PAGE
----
How rising sea levels, extreme weather and climate change are reshaping our world

The people of Warade are being displaced. In fact, almost every inch of land in Warade is owned by or leased to a European company or oil company. Their beaches are also being polluted,…

How rising sea levels, extreme weather and climate change are reshaping our world

The people of Warade are being displaced. In fact, almost every inch of land in Warade is owned by or leased to a European company or oil company. Their beaches are also being polluted, the human waste has made its way into a nearby creek, and rains can drive the water over the limit and into people’s houses. The fishermen who used to live there now have to pay to get rid of their catch when they catch it. It’s an ecosystem that has been steadily collapsing over the years, and it’s not surprising that the people in Warade don’t know what to do. They’re hoping the big men of Lagos will come and save them.

This city, which used to be an island, has been sinking due to rising sea levels as the world warms. That sinking, in turn, is making it increasingly hard for thousands of Lagos residents — from those on the southern, inner shore to the northern, middle shore — to get around.

The city is consistently ranked as the world’s most polluted. One hundred thousand people are forced to walk longer distances every day because they can’t get to the city’s exit gates. They had previously been able to get there because of the safety of Lagos’ bridges, until the Brazilian engineers who built them began to fall down. One of these bridges was named, “El Wafu,” after the 21st-century sculptureist Alberto Giacometti, who once called himself “a rich soul of a black man in Brazil.”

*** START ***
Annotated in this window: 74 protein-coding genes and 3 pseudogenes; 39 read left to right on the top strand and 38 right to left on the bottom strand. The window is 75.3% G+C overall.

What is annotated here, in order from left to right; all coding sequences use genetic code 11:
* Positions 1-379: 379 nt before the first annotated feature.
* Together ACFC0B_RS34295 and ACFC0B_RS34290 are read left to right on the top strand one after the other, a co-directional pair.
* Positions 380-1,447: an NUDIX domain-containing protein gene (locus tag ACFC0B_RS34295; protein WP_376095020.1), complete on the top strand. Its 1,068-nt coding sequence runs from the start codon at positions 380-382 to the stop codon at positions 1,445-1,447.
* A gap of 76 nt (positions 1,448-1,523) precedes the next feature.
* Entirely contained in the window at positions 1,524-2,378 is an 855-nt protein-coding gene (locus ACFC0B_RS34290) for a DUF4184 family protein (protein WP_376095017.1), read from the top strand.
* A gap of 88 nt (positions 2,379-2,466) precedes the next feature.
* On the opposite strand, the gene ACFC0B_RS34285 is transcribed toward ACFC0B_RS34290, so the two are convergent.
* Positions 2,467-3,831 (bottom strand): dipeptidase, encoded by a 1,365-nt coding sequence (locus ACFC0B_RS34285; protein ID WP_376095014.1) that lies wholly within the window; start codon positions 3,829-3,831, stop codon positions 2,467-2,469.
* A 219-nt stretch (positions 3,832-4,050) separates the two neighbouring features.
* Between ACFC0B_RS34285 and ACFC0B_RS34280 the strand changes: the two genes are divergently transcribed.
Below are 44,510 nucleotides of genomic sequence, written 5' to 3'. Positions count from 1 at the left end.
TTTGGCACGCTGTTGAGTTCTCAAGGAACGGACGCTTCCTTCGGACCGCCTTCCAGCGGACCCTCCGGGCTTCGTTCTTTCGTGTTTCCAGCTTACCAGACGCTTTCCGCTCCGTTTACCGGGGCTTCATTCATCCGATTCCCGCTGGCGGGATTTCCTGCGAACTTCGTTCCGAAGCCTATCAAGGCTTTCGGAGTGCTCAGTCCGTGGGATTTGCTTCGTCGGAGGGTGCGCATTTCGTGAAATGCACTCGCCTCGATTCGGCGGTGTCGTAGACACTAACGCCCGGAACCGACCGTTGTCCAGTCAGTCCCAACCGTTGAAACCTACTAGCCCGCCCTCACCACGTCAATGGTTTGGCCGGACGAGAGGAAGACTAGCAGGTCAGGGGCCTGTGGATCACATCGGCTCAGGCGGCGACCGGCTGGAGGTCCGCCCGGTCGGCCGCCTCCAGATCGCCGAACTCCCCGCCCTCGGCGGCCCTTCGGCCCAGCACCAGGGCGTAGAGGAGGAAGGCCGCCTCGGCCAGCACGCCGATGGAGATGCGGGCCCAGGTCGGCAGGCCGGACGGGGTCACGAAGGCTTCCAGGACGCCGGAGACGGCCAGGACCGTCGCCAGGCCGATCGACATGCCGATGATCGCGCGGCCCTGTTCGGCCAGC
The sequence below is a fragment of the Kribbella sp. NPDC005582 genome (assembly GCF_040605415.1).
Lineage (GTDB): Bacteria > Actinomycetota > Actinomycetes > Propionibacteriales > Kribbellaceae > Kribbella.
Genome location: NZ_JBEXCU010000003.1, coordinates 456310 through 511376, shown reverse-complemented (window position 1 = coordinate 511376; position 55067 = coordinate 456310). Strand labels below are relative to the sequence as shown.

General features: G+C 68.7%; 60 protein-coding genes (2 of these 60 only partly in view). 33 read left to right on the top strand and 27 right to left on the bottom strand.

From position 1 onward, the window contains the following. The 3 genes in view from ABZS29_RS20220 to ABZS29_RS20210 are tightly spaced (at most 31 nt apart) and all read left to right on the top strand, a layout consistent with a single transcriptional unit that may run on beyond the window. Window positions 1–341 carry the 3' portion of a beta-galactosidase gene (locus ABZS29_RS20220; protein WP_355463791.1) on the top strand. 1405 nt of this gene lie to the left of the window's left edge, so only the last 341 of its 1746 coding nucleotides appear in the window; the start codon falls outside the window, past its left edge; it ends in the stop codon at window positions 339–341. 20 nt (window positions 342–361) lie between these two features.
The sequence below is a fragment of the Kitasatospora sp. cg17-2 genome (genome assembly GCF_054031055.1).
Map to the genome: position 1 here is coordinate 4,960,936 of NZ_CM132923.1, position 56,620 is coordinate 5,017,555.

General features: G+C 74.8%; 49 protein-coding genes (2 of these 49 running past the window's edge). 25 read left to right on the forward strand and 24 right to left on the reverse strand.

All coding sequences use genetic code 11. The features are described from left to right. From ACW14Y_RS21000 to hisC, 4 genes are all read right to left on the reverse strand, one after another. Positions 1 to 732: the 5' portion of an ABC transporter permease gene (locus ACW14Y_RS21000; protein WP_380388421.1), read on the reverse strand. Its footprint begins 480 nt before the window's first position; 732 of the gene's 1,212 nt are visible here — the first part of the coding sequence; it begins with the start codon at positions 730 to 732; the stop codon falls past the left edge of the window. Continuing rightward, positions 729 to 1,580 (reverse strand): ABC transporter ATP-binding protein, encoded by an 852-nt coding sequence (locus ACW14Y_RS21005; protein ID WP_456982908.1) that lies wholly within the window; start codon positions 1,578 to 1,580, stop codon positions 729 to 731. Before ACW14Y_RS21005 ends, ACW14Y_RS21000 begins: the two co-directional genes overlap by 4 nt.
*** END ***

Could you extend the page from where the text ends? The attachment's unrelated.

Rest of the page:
On Christmas Day, that bridge sank a little. Just one day after it had been built, it collapsed. Millions of people are without access to vital emergency supplies.

Eighty percent of the world’s population lives in cities, according to the United Nations. It is moving to more crowded, ill-airlined cities, and growing quickly. The U.N. says cities should be expected to house more than three-quarters of humanity by 2050.

Indeed, our world has been exposed to more extreme weather events. In the U.S., the southern U.S. — particularly in the south and south-west, while the north still bears the brunt of flooding in tropical-storm-prone coastal regions — is likely to be hit with many more frequent and more destructive tornadoes. Drought has become endemic in some regions of the U.S. and Europe, although it’s now becoming less common in much of the west. More and more, the country is in the grips of devastating wildfires.

In California, areas scarred by wildfires need to make sure that they’re on track to protect themselves from flooding as the sea levels rise. San Diego County’s 1998 wildfire that hit the town of La Jolla put a lot of the county in a worse state than they would otherwise have been in. There is a massive plan to construct a huge seawall to protect the city from flooding, and a lower-income community in La Jolla, said “we love the ocean,” has raised its own money and is also raising money to save its homes from the seawall.

And then there’s the climate change. Hurricanes are expected to become much more common, so that means that the frequency of smaller storms will increase. Places will be hit harder than they are now, with their unfortunate displacement of millions of people.

Between sea level rise, more intense storms, and longer droughts, the seas in the world will also rise. Though the population is growing, experts warn that the number of people killed in hurricanes — and floods — will likely increase as well.

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